A brand quirk is a feature or attribute that does nothing to enhance the performance of the product or service, but provides a unique point of differentiation.
Some of the most notable examples appear in the confectionery or countline sectors. There are very few real differentiators between chocolate bars, few notable differences you can make. The most we can manipulate are marginal variations around a few popular themes.
Consider the shape of the ‘Toblerone’ bar. It has no effect on the taste of the product, provides no enhancement in itself – but it is a quirk or huge value in brand identity and differentiation.
The round Smarties tube is another quirk. It provides no tangible benefit. In fact, I heard a well-reasoned argument from a packaging specialist that a rectangular tube makes far more sense, providing better space occupancy in transit. I understand it was even tried once, but for the public, the round tube is part of the Smartie offer.
The hole in a Polo mint or a Lifesaver has no flavour enhancing property – it is a quirk – but of inestimable brand value.
Quirks are as important as brand assets as are brand names, logos, colour schemes and all the other identity collateral.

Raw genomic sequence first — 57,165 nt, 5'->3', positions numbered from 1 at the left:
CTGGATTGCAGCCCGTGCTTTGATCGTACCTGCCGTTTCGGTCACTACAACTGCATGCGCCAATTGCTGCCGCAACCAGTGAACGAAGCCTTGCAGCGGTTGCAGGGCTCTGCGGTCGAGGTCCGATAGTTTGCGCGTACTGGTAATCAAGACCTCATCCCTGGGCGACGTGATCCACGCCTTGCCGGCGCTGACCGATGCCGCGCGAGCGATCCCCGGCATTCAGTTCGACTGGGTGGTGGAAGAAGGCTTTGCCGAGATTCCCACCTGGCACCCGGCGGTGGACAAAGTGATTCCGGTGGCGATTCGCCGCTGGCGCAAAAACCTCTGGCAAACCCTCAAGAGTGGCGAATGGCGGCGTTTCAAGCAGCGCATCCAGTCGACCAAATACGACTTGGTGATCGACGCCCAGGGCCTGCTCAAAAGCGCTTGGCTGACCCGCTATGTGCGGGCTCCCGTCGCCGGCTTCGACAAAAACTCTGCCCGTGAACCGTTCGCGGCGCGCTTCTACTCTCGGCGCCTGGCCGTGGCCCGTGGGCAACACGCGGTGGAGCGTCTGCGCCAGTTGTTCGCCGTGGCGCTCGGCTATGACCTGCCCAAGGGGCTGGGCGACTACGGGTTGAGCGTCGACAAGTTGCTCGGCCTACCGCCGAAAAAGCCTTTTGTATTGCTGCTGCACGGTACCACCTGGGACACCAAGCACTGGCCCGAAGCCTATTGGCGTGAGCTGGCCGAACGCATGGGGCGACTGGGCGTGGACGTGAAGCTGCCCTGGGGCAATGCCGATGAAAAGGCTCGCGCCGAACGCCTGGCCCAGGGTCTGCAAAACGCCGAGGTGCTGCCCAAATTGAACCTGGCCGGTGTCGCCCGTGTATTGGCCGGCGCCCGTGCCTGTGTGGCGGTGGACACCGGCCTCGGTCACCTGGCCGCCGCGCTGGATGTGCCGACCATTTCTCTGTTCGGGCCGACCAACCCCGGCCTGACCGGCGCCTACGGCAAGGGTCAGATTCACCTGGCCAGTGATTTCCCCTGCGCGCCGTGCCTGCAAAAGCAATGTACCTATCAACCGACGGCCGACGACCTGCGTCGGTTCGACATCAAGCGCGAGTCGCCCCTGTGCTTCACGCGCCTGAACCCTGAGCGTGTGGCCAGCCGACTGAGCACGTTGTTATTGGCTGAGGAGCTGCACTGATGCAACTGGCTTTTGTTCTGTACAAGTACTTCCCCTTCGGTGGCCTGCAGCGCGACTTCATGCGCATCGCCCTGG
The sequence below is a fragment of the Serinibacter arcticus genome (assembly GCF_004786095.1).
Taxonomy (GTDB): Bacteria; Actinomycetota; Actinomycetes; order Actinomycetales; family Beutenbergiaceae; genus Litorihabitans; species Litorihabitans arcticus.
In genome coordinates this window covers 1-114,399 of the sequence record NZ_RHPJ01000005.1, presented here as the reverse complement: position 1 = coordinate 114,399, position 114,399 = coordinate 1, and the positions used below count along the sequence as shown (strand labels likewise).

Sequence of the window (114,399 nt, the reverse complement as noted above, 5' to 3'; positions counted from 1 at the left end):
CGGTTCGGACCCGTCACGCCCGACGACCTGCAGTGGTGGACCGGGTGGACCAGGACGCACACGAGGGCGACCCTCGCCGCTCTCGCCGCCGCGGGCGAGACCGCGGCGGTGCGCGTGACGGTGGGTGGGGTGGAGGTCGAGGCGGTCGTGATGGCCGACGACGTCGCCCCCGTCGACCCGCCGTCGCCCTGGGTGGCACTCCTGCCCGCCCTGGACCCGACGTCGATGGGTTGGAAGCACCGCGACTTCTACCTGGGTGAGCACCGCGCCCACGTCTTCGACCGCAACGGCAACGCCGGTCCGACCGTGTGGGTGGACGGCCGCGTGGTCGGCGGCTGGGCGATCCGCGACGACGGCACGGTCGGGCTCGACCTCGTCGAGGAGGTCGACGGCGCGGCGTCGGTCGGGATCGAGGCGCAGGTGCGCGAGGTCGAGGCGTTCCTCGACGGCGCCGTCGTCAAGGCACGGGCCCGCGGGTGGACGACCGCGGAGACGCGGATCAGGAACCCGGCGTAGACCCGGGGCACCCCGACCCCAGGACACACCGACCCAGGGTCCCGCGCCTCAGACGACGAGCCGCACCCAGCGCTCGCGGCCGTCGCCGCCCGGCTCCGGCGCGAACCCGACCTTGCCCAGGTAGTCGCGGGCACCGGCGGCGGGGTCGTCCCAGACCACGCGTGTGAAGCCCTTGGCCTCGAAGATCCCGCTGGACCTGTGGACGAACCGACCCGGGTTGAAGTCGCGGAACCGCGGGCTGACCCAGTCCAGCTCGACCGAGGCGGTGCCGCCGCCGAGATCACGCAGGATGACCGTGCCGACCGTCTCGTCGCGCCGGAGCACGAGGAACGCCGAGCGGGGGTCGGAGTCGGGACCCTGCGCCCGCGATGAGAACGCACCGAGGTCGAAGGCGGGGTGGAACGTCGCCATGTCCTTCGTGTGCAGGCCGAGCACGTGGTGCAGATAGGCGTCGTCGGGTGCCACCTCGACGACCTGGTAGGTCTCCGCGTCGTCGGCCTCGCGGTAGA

Though we understand their value, quirks are among the most difficult things to create successfully. They are often serendipitous, springing from creative irrelevancies and often coming from unlikely quarters within the organisation.
Consciously creating a valuable quirk is as difficult as creating a video that is ‘guaranteed’ to go viral.
If you have a brand that is clearly differentiated in terms of the benefits it delivers, you should concentrate on communicating them. If not, a quirk may help. There is no handbook to creating a killer quirk, but I suspect that the necessary conditions include an organisation that loves and believes in its product or service, that creates a truly innovative environment and has people with a sense of fun and playfulness.